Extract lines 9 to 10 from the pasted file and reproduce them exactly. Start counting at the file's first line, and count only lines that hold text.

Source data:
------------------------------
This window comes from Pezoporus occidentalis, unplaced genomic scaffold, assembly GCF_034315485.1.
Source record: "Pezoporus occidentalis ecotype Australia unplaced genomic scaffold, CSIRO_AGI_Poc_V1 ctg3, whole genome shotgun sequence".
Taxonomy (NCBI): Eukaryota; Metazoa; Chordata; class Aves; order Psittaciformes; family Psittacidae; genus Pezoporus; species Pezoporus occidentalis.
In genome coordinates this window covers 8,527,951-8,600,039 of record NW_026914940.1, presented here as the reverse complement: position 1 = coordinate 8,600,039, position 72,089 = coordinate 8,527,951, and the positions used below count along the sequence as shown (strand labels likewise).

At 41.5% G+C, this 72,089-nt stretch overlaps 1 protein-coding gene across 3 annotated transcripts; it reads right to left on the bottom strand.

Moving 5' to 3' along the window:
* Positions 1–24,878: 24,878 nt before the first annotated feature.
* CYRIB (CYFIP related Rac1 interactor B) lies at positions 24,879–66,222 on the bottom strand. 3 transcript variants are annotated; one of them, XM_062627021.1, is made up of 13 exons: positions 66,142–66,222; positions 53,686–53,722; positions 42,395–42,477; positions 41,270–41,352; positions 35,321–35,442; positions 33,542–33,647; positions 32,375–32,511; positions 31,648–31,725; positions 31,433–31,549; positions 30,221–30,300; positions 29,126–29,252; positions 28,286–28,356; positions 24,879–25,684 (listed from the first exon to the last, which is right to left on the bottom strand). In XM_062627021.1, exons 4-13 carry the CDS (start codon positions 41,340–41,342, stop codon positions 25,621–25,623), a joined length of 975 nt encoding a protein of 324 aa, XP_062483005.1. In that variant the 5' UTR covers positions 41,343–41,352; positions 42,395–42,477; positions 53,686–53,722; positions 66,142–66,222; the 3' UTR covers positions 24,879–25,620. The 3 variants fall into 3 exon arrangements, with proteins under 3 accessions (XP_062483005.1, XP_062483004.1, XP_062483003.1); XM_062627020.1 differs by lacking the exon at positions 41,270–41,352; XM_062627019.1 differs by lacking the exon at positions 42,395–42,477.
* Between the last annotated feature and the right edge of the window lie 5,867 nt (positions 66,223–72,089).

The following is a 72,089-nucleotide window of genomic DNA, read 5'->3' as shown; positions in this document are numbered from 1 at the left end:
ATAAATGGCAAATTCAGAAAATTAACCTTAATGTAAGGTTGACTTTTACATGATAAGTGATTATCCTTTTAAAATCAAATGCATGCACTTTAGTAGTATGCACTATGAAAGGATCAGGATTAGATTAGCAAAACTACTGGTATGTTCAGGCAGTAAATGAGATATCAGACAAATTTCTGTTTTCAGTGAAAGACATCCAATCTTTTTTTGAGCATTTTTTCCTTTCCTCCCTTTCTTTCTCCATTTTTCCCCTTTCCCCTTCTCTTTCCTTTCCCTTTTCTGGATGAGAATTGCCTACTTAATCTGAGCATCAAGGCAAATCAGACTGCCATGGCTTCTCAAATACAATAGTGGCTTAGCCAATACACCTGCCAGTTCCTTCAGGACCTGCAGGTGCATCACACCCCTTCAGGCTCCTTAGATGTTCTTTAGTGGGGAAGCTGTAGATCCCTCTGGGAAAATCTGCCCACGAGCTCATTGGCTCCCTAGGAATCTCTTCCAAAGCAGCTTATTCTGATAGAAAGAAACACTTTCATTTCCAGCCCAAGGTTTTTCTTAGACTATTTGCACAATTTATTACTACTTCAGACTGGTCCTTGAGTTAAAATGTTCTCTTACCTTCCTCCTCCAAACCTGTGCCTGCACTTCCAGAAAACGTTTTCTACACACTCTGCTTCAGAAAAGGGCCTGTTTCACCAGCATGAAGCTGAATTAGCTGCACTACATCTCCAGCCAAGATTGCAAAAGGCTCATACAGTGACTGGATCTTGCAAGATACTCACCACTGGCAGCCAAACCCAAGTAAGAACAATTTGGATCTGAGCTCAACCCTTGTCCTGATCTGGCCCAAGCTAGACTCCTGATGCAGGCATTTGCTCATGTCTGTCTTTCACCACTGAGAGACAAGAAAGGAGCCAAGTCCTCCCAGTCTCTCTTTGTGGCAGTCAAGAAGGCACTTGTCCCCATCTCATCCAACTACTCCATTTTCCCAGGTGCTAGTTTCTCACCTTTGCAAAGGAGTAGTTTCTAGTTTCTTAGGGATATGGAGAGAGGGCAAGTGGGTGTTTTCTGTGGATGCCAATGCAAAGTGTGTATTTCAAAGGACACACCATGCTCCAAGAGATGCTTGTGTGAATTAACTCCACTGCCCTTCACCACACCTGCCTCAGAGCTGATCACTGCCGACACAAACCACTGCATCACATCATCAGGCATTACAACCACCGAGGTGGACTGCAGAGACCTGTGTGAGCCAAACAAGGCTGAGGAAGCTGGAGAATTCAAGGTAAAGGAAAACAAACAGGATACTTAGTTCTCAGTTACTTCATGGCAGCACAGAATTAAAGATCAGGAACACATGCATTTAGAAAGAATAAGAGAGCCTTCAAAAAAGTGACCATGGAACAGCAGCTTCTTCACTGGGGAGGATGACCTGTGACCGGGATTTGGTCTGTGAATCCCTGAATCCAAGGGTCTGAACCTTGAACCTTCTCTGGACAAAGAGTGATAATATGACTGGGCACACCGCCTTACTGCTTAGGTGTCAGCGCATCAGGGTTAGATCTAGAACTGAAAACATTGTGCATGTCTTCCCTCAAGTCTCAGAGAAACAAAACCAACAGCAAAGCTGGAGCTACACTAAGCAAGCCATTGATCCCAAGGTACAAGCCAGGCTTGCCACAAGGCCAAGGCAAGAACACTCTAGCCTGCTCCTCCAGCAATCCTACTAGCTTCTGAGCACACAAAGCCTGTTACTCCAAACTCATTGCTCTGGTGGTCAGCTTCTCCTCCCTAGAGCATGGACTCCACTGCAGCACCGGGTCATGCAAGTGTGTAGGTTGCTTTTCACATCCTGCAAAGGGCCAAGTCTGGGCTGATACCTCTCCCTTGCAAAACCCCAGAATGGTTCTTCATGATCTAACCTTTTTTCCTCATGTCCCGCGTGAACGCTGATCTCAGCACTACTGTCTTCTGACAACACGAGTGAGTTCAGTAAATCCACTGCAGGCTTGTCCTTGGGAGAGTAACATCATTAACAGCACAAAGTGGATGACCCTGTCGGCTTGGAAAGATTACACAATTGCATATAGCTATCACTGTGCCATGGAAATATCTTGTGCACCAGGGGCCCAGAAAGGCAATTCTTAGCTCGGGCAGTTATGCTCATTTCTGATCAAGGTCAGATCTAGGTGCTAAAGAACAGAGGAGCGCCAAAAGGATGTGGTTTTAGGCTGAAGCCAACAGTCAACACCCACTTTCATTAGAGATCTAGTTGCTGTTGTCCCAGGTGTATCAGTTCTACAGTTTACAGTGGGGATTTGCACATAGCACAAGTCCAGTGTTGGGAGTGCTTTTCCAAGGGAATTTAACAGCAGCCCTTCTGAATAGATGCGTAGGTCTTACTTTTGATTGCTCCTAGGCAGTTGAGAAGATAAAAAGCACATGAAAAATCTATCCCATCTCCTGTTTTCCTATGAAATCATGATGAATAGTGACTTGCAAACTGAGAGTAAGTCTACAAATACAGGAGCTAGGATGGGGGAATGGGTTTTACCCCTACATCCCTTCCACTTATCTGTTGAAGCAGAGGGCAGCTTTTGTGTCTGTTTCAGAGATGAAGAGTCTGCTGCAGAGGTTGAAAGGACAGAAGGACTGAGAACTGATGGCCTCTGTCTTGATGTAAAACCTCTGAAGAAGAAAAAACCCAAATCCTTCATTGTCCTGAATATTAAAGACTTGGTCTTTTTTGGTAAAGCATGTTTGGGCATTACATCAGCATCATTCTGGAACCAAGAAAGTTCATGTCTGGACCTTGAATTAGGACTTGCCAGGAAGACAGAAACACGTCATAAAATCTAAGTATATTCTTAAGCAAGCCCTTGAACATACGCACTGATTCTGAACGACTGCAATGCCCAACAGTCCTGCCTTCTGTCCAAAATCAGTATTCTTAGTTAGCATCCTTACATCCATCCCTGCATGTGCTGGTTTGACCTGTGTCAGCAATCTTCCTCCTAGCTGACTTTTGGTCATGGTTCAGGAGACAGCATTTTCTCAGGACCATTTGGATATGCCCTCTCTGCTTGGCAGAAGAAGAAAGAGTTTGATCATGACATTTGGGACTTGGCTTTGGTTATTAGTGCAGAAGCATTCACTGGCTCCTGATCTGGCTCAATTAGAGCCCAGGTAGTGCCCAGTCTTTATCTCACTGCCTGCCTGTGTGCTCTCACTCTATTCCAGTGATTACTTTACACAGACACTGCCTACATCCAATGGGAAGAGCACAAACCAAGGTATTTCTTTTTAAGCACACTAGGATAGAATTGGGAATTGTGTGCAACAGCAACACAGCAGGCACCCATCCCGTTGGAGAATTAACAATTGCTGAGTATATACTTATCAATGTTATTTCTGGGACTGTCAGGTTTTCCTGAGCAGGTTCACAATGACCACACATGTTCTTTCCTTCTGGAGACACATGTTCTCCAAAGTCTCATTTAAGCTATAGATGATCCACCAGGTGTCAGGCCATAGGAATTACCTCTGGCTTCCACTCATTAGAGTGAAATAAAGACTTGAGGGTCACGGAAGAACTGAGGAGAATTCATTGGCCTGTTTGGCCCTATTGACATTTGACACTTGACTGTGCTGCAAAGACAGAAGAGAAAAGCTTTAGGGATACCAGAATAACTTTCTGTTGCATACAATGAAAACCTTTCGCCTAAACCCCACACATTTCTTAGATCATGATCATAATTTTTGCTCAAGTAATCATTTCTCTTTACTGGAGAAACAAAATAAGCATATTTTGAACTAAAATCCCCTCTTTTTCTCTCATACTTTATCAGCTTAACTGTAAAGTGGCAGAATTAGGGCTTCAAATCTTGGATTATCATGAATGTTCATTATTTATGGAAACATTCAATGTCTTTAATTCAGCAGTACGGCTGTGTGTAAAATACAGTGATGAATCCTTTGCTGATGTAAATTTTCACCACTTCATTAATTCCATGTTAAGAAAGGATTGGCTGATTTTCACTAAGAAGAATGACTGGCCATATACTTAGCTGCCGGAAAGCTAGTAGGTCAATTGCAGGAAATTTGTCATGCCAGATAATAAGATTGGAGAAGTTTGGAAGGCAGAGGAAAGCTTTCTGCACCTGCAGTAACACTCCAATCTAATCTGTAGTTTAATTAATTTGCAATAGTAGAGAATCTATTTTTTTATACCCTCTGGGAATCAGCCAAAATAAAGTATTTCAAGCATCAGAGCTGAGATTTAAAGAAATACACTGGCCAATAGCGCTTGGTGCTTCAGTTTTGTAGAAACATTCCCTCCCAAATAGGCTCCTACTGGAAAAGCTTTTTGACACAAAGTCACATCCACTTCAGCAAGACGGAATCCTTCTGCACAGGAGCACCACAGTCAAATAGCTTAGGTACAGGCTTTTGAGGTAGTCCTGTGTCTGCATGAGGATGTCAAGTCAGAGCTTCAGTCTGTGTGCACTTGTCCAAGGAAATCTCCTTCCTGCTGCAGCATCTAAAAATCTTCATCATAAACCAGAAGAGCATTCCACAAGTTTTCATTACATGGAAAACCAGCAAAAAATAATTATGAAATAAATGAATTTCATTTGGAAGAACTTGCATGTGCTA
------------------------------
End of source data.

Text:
* Between the last annotated feature and the right edge of the window lie 5,867 nt (positions 66,223–72,089).

The following is a 72,089-nucleotide window of genomic DNA, read 5'->3' as shown; positions in this document are numbered from 1 at the left end: